Rise of influence marketing

Remember Conan O’Brien’s tour, and how he launched it with one Tweet? Think about how much commerce is initiated now through the recommendation of friends through social media. These are examples of Influence Marketing.

I recently had the opportunity to exchange a few emails with Azeem Azhar, the CEO of a startup called PeerIndex that is focused on “Influence Marketing”. Founded in 2009, the company provides a service that helps consumers benefit from their passions, interests and influence particularly with respect to the services they get from companies and for brands and agencies to better identify effective and interested word-of-mouth advocates, something they call “Influencers”. It’s a service similar to the other big player in the place, Klout, with a unique spin.

According to Azhar “Influence marketing is going to be huge – and will become an essential part of the marketing mix over the coming years. In essence, influence marketing recognises that buyers trust other buyers, their friends and experts they know. “

A recent McKinsey report shed light on the trend indicating that word-of-mouth recommendations may be the primary reason for purchases in 20-50% of buying decisions. Further adding to the buzz, Forrester stated that 80% of all B2C and B2B purchases there is some form of word-of-mouth recommendation at play during the purchase cycle. If venture funding is any indication of the success, Klout, with its more than $40 million, leads the pack of companies looking to capitalize on this fast growing trend. Yet Klout isn’t alone in this fast moving sector. Several other start-up companies are quickly adding their own unique approaches.

We’ll see of this particular startup does anything, but the idea of influence marketing through social media is something that every company needs to consider.


Facebook falls flat

Facebook’s IPO certainly netted a ton of money for Mark Zuckerberg and his fellow founders. Here’s a breakdown from the home page of CNBC.com.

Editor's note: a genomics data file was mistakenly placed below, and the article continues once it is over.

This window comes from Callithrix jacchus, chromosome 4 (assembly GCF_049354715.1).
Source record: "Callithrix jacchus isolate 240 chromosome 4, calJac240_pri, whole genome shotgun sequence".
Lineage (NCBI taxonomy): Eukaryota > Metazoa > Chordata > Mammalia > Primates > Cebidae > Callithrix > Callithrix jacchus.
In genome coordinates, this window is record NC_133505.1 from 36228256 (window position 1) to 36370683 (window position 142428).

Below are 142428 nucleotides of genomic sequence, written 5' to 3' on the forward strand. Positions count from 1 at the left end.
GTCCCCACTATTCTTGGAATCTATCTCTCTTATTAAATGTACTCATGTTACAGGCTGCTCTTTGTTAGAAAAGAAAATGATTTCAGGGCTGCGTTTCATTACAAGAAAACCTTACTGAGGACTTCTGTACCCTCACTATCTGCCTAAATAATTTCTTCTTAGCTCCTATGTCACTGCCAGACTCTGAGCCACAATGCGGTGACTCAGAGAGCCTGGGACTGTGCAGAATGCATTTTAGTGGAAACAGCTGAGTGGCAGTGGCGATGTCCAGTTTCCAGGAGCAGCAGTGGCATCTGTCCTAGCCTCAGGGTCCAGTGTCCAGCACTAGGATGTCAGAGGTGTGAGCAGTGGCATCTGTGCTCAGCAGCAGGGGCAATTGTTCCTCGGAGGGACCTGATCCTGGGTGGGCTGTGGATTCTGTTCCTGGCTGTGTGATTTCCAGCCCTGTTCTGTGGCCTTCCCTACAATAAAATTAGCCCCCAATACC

What Are Their Shares Worth?


Mark Zuckerberg – $19,253,605,209
Dustin Moskovitz – $5,111,539,856
Sean Parker – $2,662,984,684

But the stop barely budged from its IPO price by the end of the day. It’s not exactly the home run some expected for day one of trading.


Cash mobs grow in popularity

Flash mobs have been popular for a while, and now we’re seeing the emergence of “cash mobs,” mostly targeting small local businesses.

Andrew Samtoy took part in the flash mob that invaded the West Side Market one day in December 2010 and serenaded stunned shoppers with the “Hallelujah” chorus from Handel’s Messiah, evoking an ovation.

That experience helped fuel his dismay when, in June of 2011, a flash mob of marauding youths shut down the Coventry Street Fair. While Cleveland Heights imposed a curfew, Samtoy and friends devised an ennobling counter attack.

On Saturday, a wholesome grocer in Lakewood will become the latest local business swarmed by a “cash mob,” a new and calculated kind of flash mob. Dozens and maybe hundreds of people will descend upon Nature’s Bin on Sloane Avenue to spend money, meet new friends, and maybe feel better about their capacity to boost a local business and shape their world.

It’s that local, can-do quality of the cash mob that accounts for its success, Samtoy believes. The ability to harness grassroots energy helped an impulsive idea become a national sensation.

While an in-the-know crowd mobs the Bin, similar scenes will unfold at businesses in cities across the country. The first National Cash Mob Day illustrates the rapid rise and intriguing popularity of a phenomenon orchestrated from Cleveland.
Since November, when the first local cash mob trooped into a Tremont bookstore, the free-spending teams have mustered in more than 150 U.S. cities. London, England, recently reported its first cash mob, and new versions and varieties arise almost weekly.

“Something about it caught on,” said Samtoy, as surprised as anyone. “I thought it was a good idea but, look, I have a lot of ideas.”

Not all of them crescendo, nor are they usually meant to.

Another example involved a hardware store in Chagrin Falls.

This past Saturday, cash mobs descended on businesses all around the country.

It’s a great tool to help businesses that anchor your community, and the impact will likely go well beyond one day of sales, as consumers rediscover places they would like to frequent on a consistent basis.


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